Sorting through nutrient management marketing claims

Farmer and advisor in a corn field putting precision agriculture technology to use

Farmers need assurance that a nutrient management tool is worth their investment.

Farmers and their advisors face increasing challenges from low crop prices, extreme weather and pressure to improve water quality. A growing marketplace of tools and products promises to help meet these challenges, but has in turn created a new problem: information overload.

This problem is especially acute for precision management of nutrients, one of the fastest growing agricultural sub-sectors. Companies promise their nutrient efficiency tools and products will enable farmers to grow more with less, save money and boost yields. But there is often little available data behind these claims.

As one of the farmers I regularly turn to for advice put it, “We (farmers) need a ‘Big Sort’” – something that sorts through this flood of information, separates the wheat from the chaff and helps farmers make informed decisions about what will work best for them.

To initiate this “Big Sort,” Environmental Defense Fund (EDF) teamed up with a group of experts in technology and nutrient management to develop NutrientStar, which helps farmers determine which products deliver on their promises and are worth the investment.

[Tweet “How to cut through marketing claims and determine which nutrient management tools really work, via @FriedmanSuzy”]

How NutrientStar works

NutrientStar is an objective third party program that compiles data on nutrient use efficiency results, giving farmers an alternative to company marketing materials in their search for tools that apply nutrients at the right source, rate, time and place.

It lets farmers know which products have been tested on which crops, where products were tested, how much research was available, and what the impact was on yield, fertilizer efficiency and profitability.

The compiled data is sourced from scientific studies performed by universities, company-supplied field trials and NutrientStar’s own on-farm research trial network, which conducts 40-60 independent trials per year.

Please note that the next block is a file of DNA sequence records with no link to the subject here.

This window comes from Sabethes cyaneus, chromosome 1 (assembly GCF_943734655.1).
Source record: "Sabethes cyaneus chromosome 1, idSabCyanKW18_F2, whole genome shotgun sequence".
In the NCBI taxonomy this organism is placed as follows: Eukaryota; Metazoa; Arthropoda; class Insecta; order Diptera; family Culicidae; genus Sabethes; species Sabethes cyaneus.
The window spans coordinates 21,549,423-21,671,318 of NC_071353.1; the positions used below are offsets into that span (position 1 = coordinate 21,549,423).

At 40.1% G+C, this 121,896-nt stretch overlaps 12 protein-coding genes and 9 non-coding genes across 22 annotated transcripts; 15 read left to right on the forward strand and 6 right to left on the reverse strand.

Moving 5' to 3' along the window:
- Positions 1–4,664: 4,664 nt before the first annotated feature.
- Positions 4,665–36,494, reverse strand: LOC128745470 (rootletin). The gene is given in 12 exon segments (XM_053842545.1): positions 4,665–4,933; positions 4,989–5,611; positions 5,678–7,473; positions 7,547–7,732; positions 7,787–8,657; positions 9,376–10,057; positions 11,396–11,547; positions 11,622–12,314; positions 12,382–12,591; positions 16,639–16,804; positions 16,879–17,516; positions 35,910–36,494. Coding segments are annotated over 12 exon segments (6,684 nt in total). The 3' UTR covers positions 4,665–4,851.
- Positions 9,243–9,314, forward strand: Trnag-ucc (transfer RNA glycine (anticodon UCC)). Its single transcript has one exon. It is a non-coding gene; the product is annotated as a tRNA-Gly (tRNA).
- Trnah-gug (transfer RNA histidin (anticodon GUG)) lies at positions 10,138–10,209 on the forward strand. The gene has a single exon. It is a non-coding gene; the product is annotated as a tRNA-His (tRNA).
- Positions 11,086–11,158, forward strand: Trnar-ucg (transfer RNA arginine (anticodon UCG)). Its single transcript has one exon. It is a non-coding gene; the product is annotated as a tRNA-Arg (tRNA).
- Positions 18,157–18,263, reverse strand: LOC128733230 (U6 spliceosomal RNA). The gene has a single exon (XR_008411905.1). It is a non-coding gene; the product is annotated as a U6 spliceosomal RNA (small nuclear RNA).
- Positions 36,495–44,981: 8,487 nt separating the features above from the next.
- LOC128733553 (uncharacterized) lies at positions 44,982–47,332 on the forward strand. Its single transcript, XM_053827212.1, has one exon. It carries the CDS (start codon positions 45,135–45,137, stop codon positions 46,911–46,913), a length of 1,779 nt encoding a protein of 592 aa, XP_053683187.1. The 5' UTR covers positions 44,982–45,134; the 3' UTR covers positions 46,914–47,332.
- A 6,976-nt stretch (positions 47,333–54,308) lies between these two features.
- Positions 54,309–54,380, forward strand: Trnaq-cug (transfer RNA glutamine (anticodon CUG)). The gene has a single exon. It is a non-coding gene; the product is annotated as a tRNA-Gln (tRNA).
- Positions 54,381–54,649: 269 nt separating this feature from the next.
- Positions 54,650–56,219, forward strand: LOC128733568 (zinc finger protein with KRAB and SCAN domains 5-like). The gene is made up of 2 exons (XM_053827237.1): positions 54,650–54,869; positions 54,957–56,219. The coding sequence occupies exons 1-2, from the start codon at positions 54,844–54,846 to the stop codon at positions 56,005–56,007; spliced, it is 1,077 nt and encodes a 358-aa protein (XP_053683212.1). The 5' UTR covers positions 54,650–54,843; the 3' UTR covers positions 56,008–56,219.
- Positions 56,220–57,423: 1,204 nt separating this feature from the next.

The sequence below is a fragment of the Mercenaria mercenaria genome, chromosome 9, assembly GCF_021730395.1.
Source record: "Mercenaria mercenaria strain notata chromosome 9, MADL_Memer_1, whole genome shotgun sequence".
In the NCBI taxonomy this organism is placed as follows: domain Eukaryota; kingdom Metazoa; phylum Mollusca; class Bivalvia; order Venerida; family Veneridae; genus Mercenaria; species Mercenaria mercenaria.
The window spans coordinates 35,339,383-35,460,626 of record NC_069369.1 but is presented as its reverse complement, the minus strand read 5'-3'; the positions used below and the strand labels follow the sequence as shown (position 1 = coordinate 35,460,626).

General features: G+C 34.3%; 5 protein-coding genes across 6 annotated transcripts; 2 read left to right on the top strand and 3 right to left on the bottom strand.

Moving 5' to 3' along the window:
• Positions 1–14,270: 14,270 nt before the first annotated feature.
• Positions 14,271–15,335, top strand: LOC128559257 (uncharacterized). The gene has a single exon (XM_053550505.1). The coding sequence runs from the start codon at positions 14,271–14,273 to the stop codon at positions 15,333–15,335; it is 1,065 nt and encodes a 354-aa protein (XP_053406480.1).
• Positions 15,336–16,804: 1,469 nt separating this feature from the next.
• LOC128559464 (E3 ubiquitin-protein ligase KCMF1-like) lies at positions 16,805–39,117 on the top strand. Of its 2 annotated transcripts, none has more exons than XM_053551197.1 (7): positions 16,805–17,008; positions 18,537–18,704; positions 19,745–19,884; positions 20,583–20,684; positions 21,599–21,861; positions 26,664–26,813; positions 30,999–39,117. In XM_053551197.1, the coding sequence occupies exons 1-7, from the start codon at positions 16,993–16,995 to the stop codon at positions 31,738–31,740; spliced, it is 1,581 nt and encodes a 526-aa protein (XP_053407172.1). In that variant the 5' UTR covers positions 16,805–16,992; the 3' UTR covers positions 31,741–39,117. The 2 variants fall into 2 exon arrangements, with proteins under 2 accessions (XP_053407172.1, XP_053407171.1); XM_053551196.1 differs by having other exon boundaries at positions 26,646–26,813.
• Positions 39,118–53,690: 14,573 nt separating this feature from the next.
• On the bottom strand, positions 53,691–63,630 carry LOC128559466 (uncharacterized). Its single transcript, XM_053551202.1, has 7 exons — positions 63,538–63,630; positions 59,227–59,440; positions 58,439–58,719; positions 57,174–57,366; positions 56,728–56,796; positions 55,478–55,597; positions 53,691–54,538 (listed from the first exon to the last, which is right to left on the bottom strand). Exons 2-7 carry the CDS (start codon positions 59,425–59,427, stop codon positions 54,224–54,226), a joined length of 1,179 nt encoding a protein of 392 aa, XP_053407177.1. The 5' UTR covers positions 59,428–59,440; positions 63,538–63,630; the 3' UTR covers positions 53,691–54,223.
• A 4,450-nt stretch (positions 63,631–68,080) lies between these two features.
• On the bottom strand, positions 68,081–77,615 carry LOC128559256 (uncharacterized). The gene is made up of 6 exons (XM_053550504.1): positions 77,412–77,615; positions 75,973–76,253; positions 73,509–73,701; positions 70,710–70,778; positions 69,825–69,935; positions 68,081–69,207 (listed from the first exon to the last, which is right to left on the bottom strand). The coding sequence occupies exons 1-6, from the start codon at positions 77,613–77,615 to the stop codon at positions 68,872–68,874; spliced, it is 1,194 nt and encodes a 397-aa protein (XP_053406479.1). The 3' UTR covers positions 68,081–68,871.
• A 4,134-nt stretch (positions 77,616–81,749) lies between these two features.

Refining NutrientStar and seeking user feedback

The Technology Extrapolation Domain framework ties regions together based on key growing conditions, not geographic proximity.

Even when information is available, farmers need to know if a product will work in their specific soil and climate type. So NutrientStar collaborators developed a new geospatial feature called the Technology Extrapolation Domain (TED) framework. The TEDs help filter trial results according to agronomic conditions rather than geographical distance; a trial conducted hundreds of miles away may still have relevance to a farmer even if it wasn’t conducted nearby.

This makes NutrientStar information more relevant to tens of thousands of additional farmers across the Corn Belt. Using the TED framework, farmers can see other regions that have the same long-term weather and soil conditions as their area, and where the tool in question has been tested.

Stakeholders throughout the agricultural supply chain, from food companies to grower organizations, find value in NutrientStar. Most important, farmers do as well. Here’s what farmers in Ohio, Michigan and Indiana are saying about NutrientStar.

NutrientStar is constantly evaluating new products and expanding the geographies its data covers. The NutrientStar team is putting out an open call for additional user feedback. Is there a tool you are interested in trying that NutrientStar should prioritize for review? Are there other ways to make the program more useful to farmers? Please share your feedback.

To learn more, please join EDF and the American Society of Agronomy for a webinar on December 5, 2017 – Does your fertilizer management tool deliver benefits? A new assessment program finds out.

This post originally appeared on AgWeb and is used with permission.


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